''The New World" is something I don't think I've ever seen before on a movie screen: an epic lyrical dialectic. Self-indulgent, gorgeous, maddening, grueling, ultimately transcendent, it's a Terrence Malick movie all the way, and possibly the director's most sustained work since 1972's ''Badlands." A revisionist telling of the Pocahontas story, it also gets its knuckles dirty in the myths that have sustained America since the very first landfall, draining them of romance while measuring a new and clear-eyed sense of national identity. It is a thing of wild beauty.
And many people will hate it. Historians, for one, since ''The New World" paints an impassioned love story that never actually occurred between the 27-year-old Captain John Smith and the 11-year-old Algonquin girl. Malick is working with the stuff of metaphor; he turns Smith into a rough, idealistic dreamboat with the face of Colin Farrell and casts the rangy 15-year-old newcomer Q'orianka Kilcher as Pocahontas (even though that name is never once spoken in the film). The girl is all that America promises to an adventurer -- all the hopes of new beginning and noble savagery -- and Smith never sees her for who she is until too late. That's his tragedy; the movie's point is that it's probably ours as well.
''The New World" is also assuredly not for those who like their epics action-packed and moving with due appointed speed, despite arriving in local theaters in a version 20 minutes tighter than the one that premiered in New York in December. As with ''Days of Heaven" (1978) and ''The Thin Red Line" (1998), Malick has made a sprawling cinematic tone poem that paints the characters' thoughts on the soundtrack in the form of inner pensees. This approach has its pretensions (and then some), but when it works the result is a rapture of a sort the movies always promise and almost never deliver.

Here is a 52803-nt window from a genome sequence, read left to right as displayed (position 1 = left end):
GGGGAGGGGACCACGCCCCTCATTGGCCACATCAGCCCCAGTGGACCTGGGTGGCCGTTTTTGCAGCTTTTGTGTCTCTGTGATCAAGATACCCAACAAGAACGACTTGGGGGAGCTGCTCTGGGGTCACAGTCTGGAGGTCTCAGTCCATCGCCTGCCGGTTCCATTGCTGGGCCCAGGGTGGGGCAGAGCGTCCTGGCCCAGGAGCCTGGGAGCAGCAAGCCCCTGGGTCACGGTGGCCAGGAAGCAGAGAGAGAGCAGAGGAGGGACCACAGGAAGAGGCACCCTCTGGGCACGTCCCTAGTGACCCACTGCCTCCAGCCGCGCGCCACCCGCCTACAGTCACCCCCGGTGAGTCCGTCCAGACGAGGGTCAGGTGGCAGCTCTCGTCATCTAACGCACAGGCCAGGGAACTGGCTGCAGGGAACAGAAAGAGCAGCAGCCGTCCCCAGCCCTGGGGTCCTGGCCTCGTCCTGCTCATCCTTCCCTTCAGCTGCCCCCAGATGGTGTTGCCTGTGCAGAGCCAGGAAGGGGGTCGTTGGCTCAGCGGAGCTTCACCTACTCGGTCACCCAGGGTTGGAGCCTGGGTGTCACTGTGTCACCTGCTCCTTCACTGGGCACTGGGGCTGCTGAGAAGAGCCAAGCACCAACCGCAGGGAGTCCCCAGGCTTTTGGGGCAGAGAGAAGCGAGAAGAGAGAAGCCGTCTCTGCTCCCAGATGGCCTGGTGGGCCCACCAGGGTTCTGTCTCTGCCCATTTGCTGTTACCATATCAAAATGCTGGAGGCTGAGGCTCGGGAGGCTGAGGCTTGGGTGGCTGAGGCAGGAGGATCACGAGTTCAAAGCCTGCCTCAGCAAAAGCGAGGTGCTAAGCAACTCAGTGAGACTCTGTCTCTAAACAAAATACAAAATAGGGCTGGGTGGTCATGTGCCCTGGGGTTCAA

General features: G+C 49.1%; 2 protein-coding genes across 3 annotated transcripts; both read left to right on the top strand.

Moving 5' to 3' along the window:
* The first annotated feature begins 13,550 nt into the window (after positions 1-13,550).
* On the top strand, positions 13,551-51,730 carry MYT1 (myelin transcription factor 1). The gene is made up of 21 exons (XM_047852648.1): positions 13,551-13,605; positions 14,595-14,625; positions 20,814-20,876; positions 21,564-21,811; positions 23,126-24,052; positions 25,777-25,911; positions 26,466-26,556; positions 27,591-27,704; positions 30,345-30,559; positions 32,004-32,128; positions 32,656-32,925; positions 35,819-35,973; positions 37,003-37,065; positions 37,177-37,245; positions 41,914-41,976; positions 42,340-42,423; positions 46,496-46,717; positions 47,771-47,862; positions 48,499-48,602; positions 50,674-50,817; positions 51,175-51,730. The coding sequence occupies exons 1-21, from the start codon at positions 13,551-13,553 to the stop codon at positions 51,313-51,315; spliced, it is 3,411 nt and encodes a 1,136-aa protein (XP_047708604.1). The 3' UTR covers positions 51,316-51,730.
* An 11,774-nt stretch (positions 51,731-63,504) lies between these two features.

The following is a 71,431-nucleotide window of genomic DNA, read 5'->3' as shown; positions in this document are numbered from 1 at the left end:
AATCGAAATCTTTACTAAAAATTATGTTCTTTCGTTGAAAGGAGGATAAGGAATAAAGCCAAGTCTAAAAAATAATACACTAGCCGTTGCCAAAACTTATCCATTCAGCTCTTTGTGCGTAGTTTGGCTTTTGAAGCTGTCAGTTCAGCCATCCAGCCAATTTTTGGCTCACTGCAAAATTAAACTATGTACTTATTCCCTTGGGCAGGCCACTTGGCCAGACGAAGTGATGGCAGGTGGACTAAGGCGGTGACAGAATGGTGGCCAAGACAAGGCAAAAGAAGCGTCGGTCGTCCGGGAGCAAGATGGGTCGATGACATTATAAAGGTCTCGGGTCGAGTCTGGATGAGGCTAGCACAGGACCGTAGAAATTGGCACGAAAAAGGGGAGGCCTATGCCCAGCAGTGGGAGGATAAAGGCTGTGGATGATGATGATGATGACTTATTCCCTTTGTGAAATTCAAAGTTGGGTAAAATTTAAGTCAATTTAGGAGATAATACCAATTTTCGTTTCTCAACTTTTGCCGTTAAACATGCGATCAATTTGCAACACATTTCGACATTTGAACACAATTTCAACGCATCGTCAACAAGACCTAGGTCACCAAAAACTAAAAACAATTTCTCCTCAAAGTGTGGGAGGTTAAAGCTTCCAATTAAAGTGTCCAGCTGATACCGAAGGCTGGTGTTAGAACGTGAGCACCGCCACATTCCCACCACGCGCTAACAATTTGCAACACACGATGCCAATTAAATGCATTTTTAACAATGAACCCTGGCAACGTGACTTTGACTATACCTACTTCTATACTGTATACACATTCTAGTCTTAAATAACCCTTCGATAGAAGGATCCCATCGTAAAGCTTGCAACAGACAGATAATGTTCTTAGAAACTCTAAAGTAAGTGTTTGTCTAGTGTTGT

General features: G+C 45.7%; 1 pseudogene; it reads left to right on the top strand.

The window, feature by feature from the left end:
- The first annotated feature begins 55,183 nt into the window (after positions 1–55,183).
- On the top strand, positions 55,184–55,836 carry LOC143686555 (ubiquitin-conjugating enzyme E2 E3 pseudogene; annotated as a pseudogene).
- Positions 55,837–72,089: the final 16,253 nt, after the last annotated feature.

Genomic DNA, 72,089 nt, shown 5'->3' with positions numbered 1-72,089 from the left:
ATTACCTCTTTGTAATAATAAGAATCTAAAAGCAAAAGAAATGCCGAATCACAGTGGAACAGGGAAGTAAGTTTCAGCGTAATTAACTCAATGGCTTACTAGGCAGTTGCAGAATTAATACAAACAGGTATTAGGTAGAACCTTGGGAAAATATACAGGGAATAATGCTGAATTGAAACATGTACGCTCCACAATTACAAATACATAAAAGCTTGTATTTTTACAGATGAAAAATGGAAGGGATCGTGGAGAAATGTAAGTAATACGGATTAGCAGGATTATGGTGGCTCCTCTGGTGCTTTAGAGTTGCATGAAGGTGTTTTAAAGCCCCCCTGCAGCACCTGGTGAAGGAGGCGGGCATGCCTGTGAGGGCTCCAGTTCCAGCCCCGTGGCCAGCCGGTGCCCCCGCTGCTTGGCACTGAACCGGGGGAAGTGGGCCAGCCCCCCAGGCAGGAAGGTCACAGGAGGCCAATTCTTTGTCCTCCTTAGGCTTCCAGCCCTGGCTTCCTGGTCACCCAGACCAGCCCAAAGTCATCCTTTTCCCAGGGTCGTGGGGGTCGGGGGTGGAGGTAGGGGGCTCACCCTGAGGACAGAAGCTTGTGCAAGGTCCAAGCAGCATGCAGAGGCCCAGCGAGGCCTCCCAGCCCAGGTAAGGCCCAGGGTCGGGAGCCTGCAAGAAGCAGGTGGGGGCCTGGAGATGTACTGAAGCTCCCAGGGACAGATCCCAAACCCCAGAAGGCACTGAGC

You'll know which camp you're in during the long opening scene, a visual crescendo that depicts the arrival of the European ships scored to an intensely beautiful fanfare of horns. The Jamestown colonists are led by Captain Newport (Christopher Plummer), who lands his men, issues a few high-flown bromides about destiny, and skedaddles back to England for reinforcements.
The film proceeds to paint the Europeans' first winter with horrific attention to detail: Outside the fort is a harsh, plentiful wilderness peopled by ''naturals" whose bearing, customs, and language are unfathomable, while inside the gates civilization quickly gives way to madness. As usual, Malick strands any number of gifted actors in small roles -- Noah Taylor, John Savage, David Thewlis all come and go -- as he attends to the big picture of Western idealism wrecked on foreign shores.
Smith is sent upriver to the Algonquin village to trade for food; the voyage ends with a surreal vision of the captain in full armor, fending off attacking warriors while standing knee-deep in a swamp. He's dragged to the longhouse of Powhatan (August Schellenberg) and prepared for slaughter; Pocahontas does her thing; already we're far from
She falls in love with Smith, as adolescent girls do, and he falls in love with the idea of her, as a romantically inclined explorer might do. ''They are gentle, loving, faithful," the explorer says of the Algonquins, ''lacking in all trickery; they have no jealousy, no sense of possession." Startled to discover they're human, he willfully overlooks the more brutal facts of their existence. Malick does not. He indulges himself here; Emmanuel Lubezki's cinematography is almost painfully lovely and the voice-overs flow in like waves on a lake. It's such a lovely dream, and, yes, it comes to look fairly silly to an outsider -- to Powhatan, to the other colonists, to the viewers in the audience.